13. 13. Restaurant Vocabulary• 1A: Vocabulario del restaurante necesario:• El restaurante restaurant• El/la camarero/a waiter/waitress• El menú/la carta the menu• El desayuno breakfast• Desayunar to eat breakfast• La comida food, meal, lunch (more common than “el almuerzo” in Spain)• El almuerzo lunch (Latin America)• Almorzar (o->ue) to eat lunch• La cena dinner• Cenar to dine, to eat dinner• ¿Podría traerme…, por favor? Could you bring me…please?• ¿Podría tener…?” Could I have a…• Tráigame/nos la cuenta, por favor. Bring me/us the check please.• Buen provecho Bon appétit• Espero que gozen su comida I hope that you all enjoy your food• La cuenta the check/the bill• La propina tip• El plato primero first course• El plato segundo main course• El plato tercero dessert course• La tapa appetizer sized serving (El profesor necesitará explicar más sobre cuando se come las tapas y cómo)• La ración larger serving of a tapa, served a la carte
  14. 14. Vocabulary for tastes• 1C Vocabulario para hablar de los gustos:• Me gusta/n I like• No me gusta/n I don’t like• Me encanta/n I love• Me disgusta/n I despise/hate/loathe• La comida es rica The food is good• La comida es sosa The food is bland• La comida es sabrosa The food is flavorful• Students can look up adjectives and can use ser plus an adjective to describe an aspect of the food:• La textura the texture• El sabor the taste• El olor the smell• La mirada the look/appearance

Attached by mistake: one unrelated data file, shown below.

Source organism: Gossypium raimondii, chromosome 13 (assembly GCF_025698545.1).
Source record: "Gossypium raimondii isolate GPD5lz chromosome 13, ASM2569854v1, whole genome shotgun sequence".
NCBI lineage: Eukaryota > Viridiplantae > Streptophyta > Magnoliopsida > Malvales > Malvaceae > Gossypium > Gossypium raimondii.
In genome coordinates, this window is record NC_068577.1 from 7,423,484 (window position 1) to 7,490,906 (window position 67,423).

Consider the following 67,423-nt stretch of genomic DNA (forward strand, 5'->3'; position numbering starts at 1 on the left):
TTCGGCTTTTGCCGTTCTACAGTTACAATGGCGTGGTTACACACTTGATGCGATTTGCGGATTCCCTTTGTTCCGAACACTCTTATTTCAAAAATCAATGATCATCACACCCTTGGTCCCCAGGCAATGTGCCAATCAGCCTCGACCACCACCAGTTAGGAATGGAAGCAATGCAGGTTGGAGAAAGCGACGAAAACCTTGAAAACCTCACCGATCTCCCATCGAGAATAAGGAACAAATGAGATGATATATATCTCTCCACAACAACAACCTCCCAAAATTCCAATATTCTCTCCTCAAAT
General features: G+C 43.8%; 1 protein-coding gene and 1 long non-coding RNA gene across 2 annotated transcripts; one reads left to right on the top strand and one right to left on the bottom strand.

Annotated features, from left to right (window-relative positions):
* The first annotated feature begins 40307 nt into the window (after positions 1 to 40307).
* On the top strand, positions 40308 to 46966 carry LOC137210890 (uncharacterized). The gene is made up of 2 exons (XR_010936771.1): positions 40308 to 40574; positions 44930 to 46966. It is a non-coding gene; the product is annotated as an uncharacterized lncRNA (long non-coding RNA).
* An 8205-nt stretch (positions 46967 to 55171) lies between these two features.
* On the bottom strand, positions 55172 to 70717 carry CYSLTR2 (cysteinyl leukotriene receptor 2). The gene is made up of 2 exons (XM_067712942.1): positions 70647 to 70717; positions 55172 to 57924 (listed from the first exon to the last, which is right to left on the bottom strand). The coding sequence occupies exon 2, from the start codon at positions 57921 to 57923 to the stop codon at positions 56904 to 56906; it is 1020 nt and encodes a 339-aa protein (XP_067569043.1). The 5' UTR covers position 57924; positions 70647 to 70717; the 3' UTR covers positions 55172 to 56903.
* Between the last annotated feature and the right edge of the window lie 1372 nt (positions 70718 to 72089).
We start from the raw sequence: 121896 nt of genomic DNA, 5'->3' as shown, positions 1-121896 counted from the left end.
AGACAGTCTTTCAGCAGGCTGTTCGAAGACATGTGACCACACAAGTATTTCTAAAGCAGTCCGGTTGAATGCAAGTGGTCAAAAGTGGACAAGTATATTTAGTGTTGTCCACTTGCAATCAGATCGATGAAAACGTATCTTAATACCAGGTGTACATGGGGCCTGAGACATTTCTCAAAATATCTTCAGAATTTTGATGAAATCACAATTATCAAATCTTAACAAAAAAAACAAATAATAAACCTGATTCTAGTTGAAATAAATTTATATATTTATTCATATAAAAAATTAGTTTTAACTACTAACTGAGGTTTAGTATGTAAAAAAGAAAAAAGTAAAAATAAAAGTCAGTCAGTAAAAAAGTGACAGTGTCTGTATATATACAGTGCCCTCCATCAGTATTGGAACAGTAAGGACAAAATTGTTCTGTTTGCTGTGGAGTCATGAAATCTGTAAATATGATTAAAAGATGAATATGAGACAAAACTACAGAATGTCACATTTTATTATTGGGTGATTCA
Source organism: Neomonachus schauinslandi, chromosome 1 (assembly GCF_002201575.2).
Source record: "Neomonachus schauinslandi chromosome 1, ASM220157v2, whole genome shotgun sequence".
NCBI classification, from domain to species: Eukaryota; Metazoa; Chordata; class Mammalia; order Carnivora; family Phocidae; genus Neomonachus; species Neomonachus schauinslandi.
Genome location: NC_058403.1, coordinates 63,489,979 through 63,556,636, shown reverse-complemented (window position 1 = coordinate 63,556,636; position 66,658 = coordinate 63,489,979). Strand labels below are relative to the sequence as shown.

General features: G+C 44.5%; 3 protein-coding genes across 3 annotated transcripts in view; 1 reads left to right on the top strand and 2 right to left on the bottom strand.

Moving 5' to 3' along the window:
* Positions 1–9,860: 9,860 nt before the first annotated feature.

15. 15. Vocabulary for the menu• 1B Vocabulario útil del menú mismo:• Macarrones macarroni• El champiñón mushroom (Esp.)• El hongo mushroom (L. Am.)• El calabacín zucchini• Los picatostes croutons• Las judías verdes green beans• Jamón ham• El salmorejo cold tomato and cream based soup with hard-boiled egg and ham (se puede explicar más)• El gazpacho andaluz cold tomato based soup (necesita más explicación del profesor)• La chuleta de ternura veal cutlet• El lacón a la gallega foreleg cut of ham• El emperador a la plancha grilled swordfish• El ajo garlic• El perejil asparagus• Los acedias fruit from Andalucia, plum-like (necesita más explicación del profesor)• El pudin pudding/custard• La fruta del tiempo fruit based on the season• El helado ice cream• El yogurt yogurt